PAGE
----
Regional Gardening Reports :: National Gardening Association

In the Garden:
October, 2001
Regional Report

Share |

Mums are a bright accent in the "Cottage Garden" at Willowwood Arboretum in Far Hills, NJ.

Success with Mums

Mums (was Chrysanthemum, now Dendranthema x grandiflora) bloom in the fall and add big bold color at a time of year when gardens can seem tired and bloomed out. Those gorgeous roadside displays of mums are irresistible!

Plant in Spring or Fall

Mums are versatile. They can be planted in the spring and grown in the flower garden or nursery bed for transplanting later, or can be purchased in bud or full bloom in the fall for instant color. In my experience, spring planting works best, although I have planted mums as late as November with partial success. Unfortunately, many fall-purchased mums turn out to be annuals rather than the perennials we hoped for.

The difficulty with fall-planted mums is that the plants use their energy to bloom and may not root well enough to survive the coming winter. They also suffer transplant shock. Top quality growers use techniques including automated twice daily watering and precisely calibrated nutrient delivery to turn out those showy plants. Most of us just can't provide that kind of coddling at home.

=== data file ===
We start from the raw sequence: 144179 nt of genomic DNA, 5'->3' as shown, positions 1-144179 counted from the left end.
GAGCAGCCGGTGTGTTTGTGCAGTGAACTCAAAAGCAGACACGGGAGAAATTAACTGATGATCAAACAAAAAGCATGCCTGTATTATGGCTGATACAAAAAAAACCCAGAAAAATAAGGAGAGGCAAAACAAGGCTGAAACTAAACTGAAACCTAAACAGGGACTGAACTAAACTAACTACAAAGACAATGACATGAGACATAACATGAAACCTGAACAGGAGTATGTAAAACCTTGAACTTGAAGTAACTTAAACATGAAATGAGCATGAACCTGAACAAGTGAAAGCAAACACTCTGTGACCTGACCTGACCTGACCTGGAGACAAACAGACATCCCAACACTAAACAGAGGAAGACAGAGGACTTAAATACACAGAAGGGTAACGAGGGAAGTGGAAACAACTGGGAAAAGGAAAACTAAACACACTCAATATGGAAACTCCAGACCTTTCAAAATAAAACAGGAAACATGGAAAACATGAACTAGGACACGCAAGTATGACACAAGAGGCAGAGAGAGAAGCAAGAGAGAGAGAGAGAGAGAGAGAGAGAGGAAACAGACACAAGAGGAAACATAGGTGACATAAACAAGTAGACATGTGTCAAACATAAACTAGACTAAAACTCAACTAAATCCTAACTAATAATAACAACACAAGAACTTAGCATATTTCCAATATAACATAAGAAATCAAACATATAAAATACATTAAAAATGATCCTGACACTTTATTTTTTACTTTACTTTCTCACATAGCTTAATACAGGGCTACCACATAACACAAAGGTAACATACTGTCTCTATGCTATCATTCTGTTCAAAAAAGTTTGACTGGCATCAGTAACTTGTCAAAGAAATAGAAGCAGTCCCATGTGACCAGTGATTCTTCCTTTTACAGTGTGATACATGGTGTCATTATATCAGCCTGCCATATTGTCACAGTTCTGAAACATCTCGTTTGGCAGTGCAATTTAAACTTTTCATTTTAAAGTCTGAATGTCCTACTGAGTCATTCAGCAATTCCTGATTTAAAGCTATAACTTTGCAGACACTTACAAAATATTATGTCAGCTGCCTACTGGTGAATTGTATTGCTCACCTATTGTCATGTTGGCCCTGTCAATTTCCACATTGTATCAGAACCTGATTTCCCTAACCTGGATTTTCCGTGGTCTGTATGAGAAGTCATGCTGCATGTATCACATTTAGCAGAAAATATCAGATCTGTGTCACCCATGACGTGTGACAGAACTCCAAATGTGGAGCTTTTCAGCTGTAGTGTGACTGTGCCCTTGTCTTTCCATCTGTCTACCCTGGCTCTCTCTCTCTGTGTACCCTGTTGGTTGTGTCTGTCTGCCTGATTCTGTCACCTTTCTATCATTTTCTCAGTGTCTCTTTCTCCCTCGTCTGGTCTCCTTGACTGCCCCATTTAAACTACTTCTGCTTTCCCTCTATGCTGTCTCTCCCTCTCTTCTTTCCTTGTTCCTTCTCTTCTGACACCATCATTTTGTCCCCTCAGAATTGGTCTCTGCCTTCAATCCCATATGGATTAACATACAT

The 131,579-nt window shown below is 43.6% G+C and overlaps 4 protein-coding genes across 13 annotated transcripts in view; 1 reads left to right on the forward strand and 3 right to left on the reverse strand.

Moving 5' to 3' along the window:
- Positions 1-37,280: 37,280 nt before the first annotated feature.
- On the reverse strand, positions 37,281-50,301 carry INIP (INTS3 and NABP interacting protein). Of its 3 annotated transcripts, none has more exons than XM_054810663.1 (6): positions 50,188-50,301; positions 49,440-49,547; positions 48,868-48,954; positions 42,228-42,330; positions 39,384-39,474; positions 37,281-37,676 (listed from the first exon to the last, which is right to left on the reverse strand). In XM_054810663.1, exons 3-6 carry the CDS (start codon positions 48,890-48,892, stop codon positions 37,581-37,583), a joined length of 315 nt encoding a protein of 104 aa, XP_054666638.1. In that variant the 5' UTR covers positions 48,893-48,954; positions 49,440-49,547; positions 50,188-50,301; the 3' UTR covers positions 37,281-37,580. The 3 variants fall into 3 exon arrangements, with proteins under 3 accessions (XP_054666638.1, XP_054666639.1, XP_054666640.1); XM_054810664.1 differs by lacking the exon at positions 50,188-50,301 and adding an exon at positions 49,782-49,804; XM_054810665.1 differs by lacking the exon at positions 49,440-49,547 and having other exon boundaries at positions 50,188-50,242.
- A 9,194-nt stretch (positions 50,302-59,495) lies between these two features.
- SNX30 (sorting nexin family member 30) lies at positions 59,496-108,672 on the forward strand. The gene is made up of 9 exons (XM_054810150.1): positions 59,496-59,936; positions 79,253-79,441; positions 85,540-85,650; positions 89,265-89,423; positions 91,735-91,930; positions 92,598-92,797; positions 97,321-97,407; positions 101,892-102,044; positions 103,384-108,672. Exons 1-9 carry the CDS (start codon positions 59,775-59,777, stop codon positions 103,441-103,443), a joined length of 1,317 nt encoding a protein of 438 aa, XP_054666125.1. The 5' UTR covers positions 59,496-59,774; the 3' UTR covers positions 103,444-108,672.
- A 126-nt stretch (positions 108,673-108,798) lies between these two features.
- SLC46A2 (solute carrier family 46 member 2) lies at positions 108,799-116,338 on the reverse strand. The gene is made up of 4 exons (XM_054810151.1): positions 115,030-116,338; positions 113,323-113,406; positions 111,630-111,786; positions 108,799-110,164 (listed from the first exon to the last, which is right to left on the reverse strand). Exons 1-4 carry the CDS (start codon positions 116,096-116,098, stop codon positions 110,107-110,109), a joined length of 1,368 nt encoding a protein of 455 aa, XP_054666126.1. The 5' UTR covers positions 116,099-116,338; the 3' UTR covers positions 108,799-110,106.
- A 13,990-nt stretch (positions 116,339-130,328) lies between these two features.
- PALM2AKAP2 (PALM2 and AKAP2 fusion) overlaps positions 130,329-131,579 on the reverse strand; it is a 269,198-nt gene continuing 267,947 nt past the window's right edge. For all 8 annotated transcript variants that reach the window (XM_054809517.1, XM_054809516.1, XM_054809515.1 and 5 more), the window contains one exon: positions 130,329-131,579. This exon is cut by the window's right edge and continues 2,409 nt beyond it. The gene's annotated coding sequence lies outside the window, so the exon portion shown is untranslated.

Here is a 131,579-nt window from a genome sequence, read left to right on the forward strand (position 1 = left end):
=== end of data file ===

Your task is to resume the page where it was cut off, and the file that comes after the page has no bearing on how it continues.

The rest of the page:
Caring for Mums

To improve the odds for survival, first off select a variety that is proven cold hardy in your area. Provide full sun and good air circulation. The soil must drain well. Planting on a slope can help where the soil is naturally heavy. Loosen the soil down about ten inches and add organic matter such as compost.

Water your new mum carefully. The potting mix dries out faster than garden soil. Keep both the roots and surrounding soil evenly moist but not soggy until the ground freezes. Mulch around but not over top of the plant using a fluffy, non-packing mulch such as oak leaves.

I trim my mums back in spring, but they may be cut down to six inches in late fall. Each spring, trim off all the old stems and pull aside the mulch. You should find new green shoots growing up around the perimeter of the plant.

Care to share your gardening thoughts, insights, triumphs, or disappointments with your fellow gardening enthusiasts? Join the lively discussions on our FaceBook page and receive free daily tips!


Today's site banner is by nmumpton and is called "Gymnocalycium andreae"